Recently, Blackburn House met with Susan Sachs, an incredible woman who runs Starfire consulting, an agency who often consults with various businesses and nonprofits about their structure and values. The meeting was long and drawn out. Overall, we, the Blackburn House Staff and the Blackburn House Administrative Team, spent about four hours in a room together discussing the structure of Blackburn House as a community development organization. I won’t bore you with the details of the meeting.
I will say that I felt great after the meeting, not because of what we accomplished but because of what I learned. I was working on a committee about our outreach goals for Blackburn House. Martha and Kelly were working with me. As communications and outreach coordinator, it made sense for me to be in this group. I sort of led the charge, albeit wrongly. Martha and Kelly let me voice what I thought the goals should be. Needless to say, even though I’ve worked with nonprofits, my idea of what goals are was completely wrong. You’re probably wondering why I feel so jazzed about being wrong. It was the process that made it better. Rather than cut me off, or tell me I had no idea what I was talking about, or give me a set of instructions to directly follow, Martha and Kelly let me make my mistakes. They followed along diligently. I was rattling of random goals and I could see Martha sort of smile a little too tightly and say, “Ok” after each goal. Perhaps, I imagined it, but I even think I saw some eye twitching between her and Kelly. She didn’t try and correct me, but she wrote down everything I said to present to the larger group. You might be thinking, well that was sort of dumb of Martha. She had the opportunity to teach me in that moment, to put me in place. But she didn’t, even though she knew what I was doing wasn’t right. By letting me make my mistake and learn from it myself, Martha taught me a lot more rather than trying to correct me, and she taught me something about teaching.
Often times when we teach, we hold on to insecurities. Our instinct is to react when somebody makes a mistake, to immediately call them out on their mistake. We don’t want them to mess up because it might mean that we have to start all over. We become insecure that it won’t be perfect, that we have to put in more work. Teaching is work, but it means not reacting to people. When we react to people, all we get is their reaction in return, and, usually, it’s not pleasant. When we teach, the hardest part is letting go. We have to let go, smile tightly, and say, “Ok.” As a kid, I always hated math. Often times, an entire math problem would be wrong from one tiny mistake. It was frustrating. I had one teacher who made us write out every single step we did, so that we could see where we made the mistake. It was tedious to write out simple addition and subtraction, but it helped. After completing the whole problem, I could look and see where I had messed up. When we live our mistakes, we’re able to see where we made that mistake.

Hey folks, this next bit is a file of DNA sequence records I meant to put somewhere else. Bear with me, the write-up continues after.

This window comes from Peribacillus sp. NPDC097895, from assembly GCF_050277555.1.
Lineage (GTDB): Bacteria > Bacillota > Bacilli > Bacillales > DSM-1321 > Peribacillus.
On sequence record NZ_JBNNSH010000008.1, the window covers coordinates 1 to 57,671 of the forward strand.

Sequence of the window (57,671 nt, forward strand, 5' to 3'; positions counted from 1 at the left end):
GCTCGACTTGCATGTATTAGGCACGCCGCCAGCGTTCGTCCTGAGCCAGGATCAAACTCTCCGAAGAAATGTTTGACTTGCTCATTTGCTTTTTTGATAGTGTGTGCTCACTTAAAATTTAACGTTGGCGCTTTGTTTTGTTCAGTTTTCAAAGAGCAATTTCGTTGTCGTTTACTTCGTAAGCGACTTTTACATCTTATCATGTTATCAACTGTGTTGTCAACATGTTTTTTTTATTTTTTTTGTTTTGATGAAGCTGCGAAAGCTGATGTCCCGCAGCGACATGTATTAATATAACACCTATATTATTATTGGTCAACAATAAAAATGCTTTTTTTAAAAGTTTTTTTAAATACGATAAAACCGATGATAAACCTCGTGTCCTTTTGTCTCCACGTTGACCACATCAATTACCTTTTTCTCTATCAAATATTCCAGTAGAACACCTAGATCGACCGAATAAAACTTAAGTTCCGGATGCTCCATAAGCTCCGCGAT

At Susan’s meeting, I might’ve been completely wrong. But that’s not the point. The point is I now know why I’m wrong. I was able to live out my mistake and see how I was wrong. The phrase, “Fall down seven times, get up eight,” comes to mind. Learning is about making mistakes. Teaching becomes about letting people make mistakes. When we’re afraid to do either, we’ve lost the ability to grow.
I know this is maybe a little cheesy, but I want to say thank you to Martha and Kelly for being patient. Thank you for allowing me to make mistakes. Thank you for teaching.